My mother drinks again. A drop of water from the mouth of the bottle lands on her cream silk blouse and spreads outward in a darkening circle. I wonder vaguely if it will ruin it. A minor chute against her many, many ladders.
She recaps the bottle and twists it in her lap. Finally, she turns and looks at me. I don’t know if it’s for show or not, but her eyes are filled with tears.
“Klee, honey, it kills me to see you here.” I close my eyes, and she says, “Dr. Alvarez, please, I don’t know what I’ve done. I just want to help.”
But I don’t want her help. I want my father. I want Sarah. I let Sarah crawl toward me on her knees.
Wait! No. Not that day.
That day got messed up.
Not that one. Not now. Not with my mother here.
* * *
We’re doing it again, but this time I’m lasting.
Sarah feels amazing, and I’m lasting.
I think the condom I bought is actually helping. We move in rhythm, in sync, until she whispers my name, and squeezes my back before relaxing quietly beneath me.
Only then do I let myself go, too.
She brushes back my hair and kisses my forehead. I feel giddy. Happy. Happy because I made Sarah feel good.
I get up and go flush the condom, grabbing my jeans, to pull them on in case her mother gets home. We’re in the basement, and her mother’s filling in on someone else’s weekend shift.
“Nice abs,” she says, lowering herself onto the floor and crawling over. She sits on her knees, looks up at me with her gorgeous blue eyes that I can never get enough of, and runs her hands up the length of my torso. “You’re skinny, so I didn’t realize how much you must work out.” She moves her hands back down my stomach and over the front of my boxers.
If she wants to, I can go again.
“No so much,” I say. “I do crunches. But there’s a lot you don’t know about me, Sarah Wood.”
I glance down my thin frame and feel myself disappear. All I can see is my father. In his striped pajama pants. In his sunny studio. Painting.
I have the same build as he did. I’m staring down at myself but keep seeing my father.
“Okay. So tell me.”
“Tell you what?” I flinch, reeling, slammed by how badly I’m missing him.
“Never mind.” She laughs, goes down on all fours again, and crawls toward me. She’s still in just her panties.
She sings softly, words to a vaguely familiar old song I know she likes because she plays it on her phone.
“Every cloud must have a silver lining…”
She watches me intently, her long black eyelashes batting up at me, and I’m trying to focus, to concentrate.
“Wait until the sun shines through
Smile my honey dear
While I kiss away each tear…”
I’m trying to smile, and I’m sure that I’ve managed, that I’m smiling, but I can’t clear my father from my brain.
“Or else I shall be melancholy too.”
And I’m crying.
Jesus. For some dumb-ass reason, I’m crying.
I don’t mean to. I don’t want to be.
I hate myself for letting it happen.
Maybe it’s something in her voice, how lilting and beautiful it is, or maybe it’s the lyrics, or maybe it’s because despite trying not to, I already love her so much. And love is trouble. Love is broken and wrong. The people we love don’t stick around.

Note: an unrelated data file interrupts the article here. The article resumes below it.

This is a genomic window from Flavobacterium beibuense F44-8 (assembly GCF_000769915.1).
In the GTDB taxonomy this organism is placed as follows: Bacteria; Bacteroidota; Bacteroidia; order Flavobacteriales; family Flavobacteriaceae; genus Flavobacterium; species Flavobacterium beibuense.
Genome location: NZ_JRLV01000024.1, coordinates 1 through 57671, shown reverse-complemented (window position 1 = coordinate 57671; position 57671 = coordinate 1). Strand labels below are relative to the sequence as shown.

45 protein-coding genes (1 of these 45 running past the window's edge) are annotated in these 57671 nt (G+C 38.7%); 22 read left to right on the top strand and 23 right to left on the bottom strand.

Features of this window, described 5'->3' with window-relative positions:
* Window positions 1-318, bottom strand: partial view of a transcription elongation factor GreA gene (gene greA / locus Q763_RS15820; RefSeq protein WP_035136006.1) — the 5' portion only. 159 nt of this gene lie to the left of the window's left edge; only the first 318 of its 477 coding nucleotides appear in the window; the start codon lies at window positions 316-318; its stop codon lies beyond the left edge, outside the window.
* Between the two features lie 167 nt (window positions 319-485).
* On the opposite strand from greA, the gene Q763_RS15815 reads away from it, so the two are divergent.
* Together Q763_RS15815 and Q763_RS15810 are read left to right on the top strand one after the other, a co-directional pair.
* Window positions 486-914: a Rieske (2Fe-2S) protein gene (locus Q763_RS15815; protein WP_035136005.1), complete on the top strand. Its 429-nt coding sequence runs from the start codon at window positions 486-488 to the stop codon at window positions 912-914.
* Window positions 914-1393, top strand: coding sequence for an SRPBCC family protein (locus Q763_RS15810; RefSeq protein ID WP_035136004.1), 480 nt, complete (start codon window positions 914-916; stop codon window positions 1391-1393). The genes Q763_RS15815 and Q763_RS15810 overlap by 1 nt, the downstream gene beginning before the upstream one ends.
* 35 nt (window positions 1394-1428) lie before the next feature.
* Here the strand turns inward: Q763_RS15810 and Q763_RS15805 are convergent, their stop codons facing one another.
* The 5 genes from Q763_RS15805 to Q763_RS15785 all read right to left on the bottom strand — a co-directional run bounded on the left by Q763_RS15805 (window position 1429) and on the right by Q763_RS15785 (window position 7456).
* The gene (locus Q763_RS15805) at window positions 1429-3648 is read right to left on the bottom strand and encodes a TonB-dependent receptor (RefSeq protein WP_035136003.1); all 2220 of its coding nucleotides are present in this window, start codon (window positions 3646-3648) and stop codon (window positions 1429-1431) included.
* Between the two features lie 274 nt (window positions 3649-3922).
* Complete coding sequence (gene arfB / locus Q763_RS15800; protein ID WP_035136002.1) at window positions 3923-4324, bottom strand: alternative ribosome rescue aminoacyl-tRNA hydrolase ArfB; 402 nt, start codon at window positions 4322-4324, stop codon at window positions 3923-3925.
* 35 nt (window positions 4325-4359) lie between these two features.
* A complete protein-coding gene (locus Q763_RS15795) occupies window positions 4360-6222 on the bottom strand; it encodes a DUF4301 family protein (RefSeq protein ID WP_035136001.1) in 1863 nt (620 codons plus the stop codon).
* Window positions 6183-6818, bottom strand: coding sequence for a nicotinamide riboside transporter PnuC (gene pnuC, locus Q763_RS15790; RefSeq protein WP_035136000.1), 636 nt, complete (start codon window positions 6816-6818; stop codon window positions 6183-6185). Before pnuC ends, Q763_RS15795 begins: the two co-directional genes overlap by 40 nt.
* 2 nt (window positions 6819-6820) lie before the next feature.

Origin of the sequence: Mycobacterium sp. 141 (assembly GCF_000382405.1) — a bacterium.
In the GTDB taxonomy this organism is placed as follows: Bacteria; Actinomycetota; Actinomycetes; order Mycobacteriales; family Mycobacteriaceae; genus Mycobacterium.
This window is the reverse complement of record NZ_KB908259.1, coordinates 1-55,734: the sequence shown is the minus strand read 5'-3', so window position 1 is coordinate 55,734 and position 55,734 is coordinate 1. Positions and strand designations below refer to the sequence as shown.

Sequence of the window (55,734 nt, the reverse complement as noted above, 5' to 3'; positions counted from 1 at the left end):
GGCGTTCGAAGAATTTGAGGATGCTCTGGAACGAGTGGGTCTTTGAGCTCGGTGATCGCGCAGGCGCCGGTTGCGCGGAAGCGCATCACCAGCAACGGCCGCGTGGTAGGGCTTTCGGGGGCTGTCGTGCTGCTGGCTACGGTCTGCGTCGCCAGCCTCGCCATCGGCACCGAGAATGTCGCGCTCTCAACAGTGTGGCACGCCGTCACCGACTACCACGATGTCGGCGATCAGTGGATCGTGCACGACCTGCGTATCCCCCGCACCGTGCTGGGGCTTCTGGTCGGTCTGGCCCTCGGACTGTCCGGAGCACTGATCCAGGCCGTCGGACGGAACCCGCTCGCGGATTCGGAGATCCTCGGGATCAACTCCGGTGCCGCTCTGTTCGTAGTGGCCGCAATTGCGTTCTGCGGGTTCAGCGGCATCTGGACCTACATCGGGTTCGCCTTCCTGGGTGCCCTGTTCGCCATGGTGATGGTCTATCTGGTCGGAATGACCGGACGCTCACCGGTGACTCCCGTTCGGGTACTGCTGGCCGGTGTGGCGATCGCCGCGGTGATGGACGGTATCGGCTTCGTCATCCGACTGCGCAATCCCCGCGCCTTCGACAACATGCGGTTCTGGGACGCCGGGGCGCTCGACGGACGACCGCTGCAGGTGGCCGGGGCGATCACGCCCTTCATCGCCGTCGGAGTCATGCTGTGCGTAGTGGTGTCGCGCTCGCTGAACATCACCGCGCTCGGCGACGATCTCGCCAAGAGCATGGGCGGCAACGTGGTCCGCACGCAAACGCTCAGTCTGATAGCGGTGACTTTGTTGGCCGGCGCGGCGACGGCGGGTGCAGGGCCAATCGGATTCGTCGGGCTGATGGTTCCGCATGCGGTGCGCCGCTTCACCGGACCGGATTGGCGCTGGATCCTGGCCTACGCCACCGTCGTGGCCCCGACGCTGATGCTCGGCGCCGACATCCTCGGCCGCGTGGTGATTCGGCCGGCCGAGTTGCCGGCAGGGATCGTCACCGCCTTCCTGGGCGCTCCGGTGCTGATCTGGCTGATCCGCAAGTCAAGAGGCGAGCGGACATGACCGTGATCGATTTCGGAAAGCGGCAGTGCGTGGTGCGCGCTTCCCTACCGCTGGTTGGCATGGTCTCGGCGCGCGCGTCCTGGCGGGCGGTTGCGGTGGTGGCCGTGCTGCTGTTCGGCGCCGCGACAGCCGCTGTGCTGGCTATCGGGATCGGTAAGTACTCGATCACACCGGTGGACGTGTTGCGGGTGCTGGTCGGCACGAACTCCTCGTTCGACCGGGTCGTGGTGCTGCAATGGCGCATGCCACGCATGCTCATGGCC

Whatever the reason, Sarah is naked, and singing, and I’m the motherf***ing asshole who is crying.
I hate myself for it.
Sarah sits back and looks at me.
I swipe at my eyes and say, “Don’t stop, please. I’m just moved by how pretty your voice is.”
But she gets up, pulls on her clothes, and walks back to the couch where she left the remote, and turns on the TV, putting the volume up loud.
I should leave. I should just go home and never come back. But I don’t want to leave us like this.
I sit on the couch and pull myself together. F**k me, but I pull myself together.
We watch Family Feud. That’s what’s on, so we watch it. We watch until the Cutler Family wins. When it’s over, I reach out and take Sarah’s hand, but she slips her fingers out of mine and says, “I’m sorry, Klee. I told you I like you, and I do. I like you a lot. But, I don’t know…” She shakes her head, eyes looking so, so sad.
“Are you breaking up with me?”
She turns and stares at me, says, “What? No. God, no.” But she shakes her head again and wraps her arms to her chest. “I just think you want more from me than I’m ever going to be able to give.”
CREDIT: In Sight of Stars by Gae Polisner. Copyright © 2018 by the author and reprinted by permission of Wednesday Books.
In Sight Of Stars
Author: Gae Polisner
Publishing Date: March 13th, 2018
Publisher: Wednesday Books
Five winners will each receive a copy of In Sight Of Stars (Gae Polisner) ~ (US Only)
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The cover is nothing to write home about, as it were -- IMHO -- but the story excites my interest. Moreover, it commands my respect based on themes addressed. Thanks! -- Kara S
I love the sunflowers on the cover; they seem symbolic. The storyline sounds very interesting and like something I would really enjoy. I can't wait to read this!
I have to read this to find out why the sunflowers on the cover are so important. This sounds intriguing to read based on the synopsis.
I love this author so I am very excited about the story. The cover doesn't scream 'read me' but that doesn't mean I won't love it.